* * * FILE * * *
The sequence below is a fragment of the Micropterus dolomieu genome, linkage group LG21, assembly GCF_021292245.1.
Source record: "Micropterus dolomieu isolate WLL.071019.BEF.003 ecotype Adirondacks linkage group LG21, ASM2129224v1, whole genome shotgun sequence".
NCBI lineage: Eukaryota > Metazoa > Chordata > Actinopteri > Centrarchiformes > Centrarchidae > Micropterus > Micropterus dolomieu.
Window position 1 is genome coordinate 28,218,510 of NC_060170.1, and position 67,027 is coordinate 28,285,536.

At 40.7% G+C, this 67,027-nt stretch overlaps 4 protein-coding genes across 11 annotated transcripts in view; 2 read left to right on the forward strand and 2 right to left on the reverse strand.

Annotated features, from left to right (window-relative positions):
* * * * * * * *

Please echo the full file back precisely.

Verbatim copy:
The sequence below is a fragment of the Micropterus dolomieu genome, linkage group LG21, assembly GCF_021292245.1.
Source record: "Micropterus dolomieu isolate WLL.071019.BEF.003 ecotype Adirondacks linkage group LG21, ASM2129224v1, whole genome shotgun sequence".
NCBI lineage: Eukaryota > Metazoa > Chordata > Actinopteri > Centrarchiformes > Centrarchidae > Micropterus > Micropterus dolomieu.
Window position 1 is genome coordinate 28,218,510 of NC_060170.1, and position 67,027 is coordinate 28,285,536.

At 40.7% G+C, this 67,027-nt stretch overlaps 4 protein-coding genes across 11 annotated transcripts in view; 2 read left to right on the forward strand and 2 right to left on the reverse strand.

Annotated features, from left to right (window-relative positions):